Veteran character actor Scott Glenn relishes the opportunity to sink his teeth into a rare lead role in this tawdry, if stylishly shot, serial-killer flick. Looking grizzled and emaciated, Glenn is compelling as small-town barber Gene Van Wingerdt, a buttoned-down blend of Billy Bob Thornton's saturnine snipper in The Man Who Wasn't There and Michael Douglas's simmering white-collar workhorse in Falling Down. Like countless other movie psychos, Gene marries a strict puritanical bent — he doesn't like it when his young Hispanic employee Luis (Max Arciniega) curses, for example — with an extremely dark past. Two decades prior, he was arrested for murdering several women, but released due to insufficient evidence. The outcome drove the c »


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A Girl Like Her Tells an Up-to-the-Second Story of Bullying

24 March 2015 9:00 PM, PDT

Amy S. Weber's heart-wrenching A Girl Like Her begins by solving one mystery while posing another. As teenager Jessica (Lexi Ainsworth) tries on a spy camera that records from a seemingly impossible p.o.v. angle, the scene is intercut with footage from that same camera a year later as she takes an overdose of prescription hydrocodone. Ostensibly shooting a documentary about Jessica's high school's awesomeness, filmmaker Amy Gallagher (played by director Weber) begins investigating why Jessica attempted suicide, leading her to investigate popular girl Avery (Hunter King), who reportedly bullied Jessica. A Girl Like Her uses up-to-the-nanosecond technologies and storytelling methods to convey age-old messages about the cycle of violence and bullying »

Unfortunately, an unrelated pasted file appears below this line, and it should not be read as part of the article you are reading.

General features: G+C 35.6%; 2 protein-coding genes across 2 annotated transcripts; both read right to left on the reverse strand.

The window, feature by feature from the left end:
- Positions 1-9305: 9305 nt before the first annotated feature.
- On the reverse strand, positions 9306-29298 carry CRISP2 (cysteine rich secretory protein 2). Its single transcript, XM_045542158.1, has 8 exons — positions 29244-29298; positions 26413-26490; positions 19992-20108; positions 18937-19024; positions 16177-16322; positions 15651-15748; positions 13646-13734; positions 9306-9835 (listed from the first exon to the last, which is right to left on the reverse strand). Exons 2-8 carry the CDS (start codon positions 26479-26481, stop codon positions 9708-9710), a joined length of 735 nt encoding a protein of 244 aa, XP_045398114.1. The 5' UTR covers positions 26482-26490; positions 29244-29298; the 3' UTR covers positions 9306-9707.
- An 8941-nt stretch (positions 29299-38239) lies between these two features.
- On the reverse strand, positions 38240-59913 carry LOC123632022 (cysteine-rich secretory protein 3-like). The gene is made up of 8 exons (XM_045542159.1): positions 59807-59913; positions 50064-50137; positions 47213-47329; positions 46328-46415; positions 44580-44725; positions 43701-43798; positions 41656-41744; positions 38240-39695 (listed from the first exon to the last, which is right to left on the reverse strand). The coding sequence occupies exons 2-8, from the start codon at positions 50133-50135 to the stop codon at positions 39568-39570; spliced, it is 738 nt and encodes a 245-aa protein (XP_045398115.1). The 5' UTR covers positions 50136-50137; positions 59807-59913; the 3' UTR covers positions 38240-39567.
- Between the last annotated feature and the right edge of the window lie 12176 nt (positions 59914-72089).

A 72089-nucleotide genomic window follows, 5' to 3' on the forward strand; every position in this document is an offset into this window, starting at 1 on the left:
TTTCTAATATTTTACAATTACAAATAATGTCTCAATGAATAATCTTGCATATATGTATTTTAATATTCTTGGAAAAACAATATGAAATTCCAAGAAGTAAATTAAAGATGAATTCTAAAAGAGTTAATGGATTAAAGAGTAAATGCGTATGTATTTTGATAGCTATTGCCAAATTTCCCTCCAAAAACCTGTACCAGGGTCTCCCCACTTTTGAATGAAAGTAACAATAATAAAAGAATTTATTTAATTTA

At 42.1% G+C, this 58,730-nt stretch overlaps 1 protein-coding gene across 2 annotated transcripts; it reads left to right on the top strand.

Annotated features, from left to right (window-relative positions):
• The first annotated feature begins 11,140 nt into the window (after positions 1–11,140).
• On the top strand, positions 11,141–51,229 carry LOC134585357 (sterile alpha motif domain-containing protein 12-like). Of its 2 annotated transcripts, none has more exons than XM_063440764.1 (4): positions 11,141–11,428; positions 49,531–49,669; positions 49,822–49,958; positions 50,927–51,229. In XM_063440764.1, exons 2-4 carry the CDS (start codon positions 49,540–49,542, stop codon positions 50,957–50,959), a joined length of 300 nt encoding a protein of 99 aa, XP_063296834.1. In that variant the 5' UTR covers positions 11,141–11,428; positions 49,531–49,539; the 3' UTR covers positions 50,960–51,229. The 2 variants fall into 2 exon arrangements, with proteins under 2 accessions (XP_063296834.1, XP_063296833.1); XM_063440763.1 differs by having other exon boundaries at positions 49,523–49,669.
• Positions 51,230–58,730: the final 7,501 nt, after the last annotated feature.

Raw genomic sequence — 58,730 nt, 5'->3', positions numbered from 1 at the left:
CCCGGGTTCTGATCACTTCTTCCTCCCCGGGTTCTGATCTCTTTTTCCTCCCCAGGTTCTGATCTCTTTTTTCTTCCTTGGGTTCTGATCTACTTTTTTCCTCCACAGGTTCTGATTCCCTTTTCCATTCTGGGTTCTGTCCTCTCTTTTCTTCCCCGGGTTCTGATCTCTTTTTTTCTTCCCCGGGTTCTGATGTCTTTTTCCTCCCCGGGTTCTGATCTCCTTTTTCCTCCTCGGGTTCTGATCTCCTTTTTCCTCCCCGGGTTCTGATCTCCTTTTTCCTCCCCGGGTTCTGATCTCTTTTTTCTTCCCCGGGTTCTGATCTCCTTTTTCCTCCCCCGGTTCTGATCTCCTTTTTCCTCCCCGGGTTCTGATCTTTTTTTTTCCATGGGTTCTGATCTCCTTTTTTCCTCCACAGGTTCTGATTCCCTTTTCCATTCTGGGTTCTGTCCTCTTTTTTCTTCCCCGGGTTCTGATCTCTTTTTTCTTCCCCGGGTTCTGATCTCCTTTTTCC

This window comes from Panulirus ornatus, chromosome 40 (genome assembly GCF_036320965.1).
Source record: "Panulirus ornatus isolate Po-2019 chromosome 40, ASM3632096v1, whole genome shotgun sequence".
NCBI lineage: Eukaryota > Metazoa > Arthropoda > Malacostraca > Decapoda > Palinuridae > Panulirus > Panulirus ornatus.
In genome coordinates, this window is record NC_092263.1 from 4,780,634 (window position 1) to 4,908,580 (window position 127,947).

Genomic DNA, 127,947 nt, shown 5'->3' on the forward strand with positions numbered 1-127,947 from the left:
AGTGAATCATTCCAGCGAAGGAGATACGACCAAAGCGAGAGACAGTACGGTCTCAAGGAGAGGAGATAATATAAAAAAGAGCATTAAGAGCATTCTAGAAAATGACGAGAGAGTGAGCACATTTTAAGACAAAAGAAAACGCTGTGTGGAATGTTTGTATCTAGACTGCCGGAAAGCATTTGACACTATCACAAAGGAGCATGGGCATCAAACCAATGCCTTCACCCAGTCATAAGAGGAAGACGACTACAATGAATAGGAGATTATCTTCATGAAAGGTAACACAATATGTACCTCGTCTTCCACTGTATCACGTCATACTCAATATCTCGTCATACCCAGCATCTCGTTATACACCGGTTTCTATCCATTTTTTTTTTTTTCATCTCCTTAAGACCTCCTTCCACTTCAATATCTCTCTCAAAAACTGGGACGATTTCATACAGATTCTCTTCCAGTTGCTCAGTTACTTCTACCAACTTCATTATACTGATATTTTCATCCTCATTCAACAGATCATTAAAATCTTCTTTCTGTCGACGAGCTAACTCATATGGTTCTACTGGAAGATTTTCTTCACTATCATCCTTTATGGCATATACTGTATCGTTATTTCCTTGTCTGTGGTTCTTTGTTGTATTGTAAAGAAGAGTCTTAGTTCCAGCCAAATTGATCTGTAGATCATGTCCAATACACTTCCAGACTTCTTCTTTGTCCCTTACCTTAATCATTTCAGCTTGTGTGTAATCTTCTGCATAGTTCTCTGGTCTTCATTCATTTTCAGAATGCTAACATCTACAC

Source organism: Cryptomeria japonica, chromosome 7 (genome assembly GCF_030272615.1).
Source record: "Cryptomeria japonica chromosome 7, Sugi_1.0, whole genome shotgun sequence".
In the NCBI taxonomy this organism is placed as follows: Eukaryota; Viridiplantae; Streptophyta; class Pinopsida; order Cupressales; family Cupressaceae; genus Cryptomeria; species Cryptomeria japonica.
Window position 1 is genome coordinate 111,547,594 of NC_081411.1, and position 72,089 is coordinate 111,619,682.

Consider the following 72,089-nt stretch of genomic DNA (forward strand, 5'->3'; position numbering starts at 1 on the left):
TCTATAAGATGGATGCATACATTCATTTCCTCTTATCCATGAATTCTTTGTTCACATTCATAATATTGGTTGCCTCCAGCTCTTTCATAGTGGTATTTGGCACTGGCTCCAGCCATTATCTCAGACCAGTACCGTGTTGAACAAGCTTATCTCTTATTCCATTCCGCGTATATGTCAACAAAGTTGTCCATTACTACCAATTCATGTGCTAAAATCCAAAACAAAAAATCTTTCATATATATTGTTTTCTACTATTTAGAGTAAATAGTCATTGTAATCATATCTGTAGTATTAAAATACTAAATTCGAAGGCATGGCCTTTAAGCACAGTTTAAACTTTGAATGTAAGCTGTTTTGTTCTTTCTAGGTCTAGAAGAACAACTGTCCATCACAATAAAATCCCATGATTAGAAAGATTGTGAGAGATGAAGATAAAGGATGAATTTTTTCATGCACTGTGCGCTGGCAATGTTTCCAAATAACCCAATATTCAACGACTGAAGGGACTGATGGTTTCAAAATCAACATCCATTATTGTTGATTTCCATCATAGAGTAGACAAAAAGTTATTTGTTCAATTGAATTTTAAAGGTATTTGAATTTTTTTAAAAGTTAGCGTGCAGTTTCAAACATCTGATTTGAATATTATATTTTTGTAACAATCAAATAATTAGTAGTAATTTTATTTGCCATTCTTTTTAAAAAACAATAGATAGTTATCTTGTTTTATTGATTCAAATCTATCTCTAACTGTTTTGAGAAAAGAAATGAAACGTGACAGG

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Bay Area Noir Man From Reno Has Plenty of Twists

24 March 2015 9:00 PM, PDT

When writer-director Dave Boyle was nineteen, he spent two years as a Mormon missionary in Australia. He mainly hung out with Japanese surf bums, picking up enough of the language that when he returned to the States, he cast himself as a Japanophile businessman in his debut feature, Big Dreams Little Tokyo. Ever since, he's specialized in indie films about Asians in America, or more precisely, indie films that happen to star Asian actors as just a matter of fact, without flogging their casting into a pronouncement on the state of race relations. It's a curious career for an early-thirties white dude, and thank heavens for it. Boyle's fifth and newest film, Man From Reno, is a San Francisco noir with a canny twist on Vertigo. Suicidal mystery »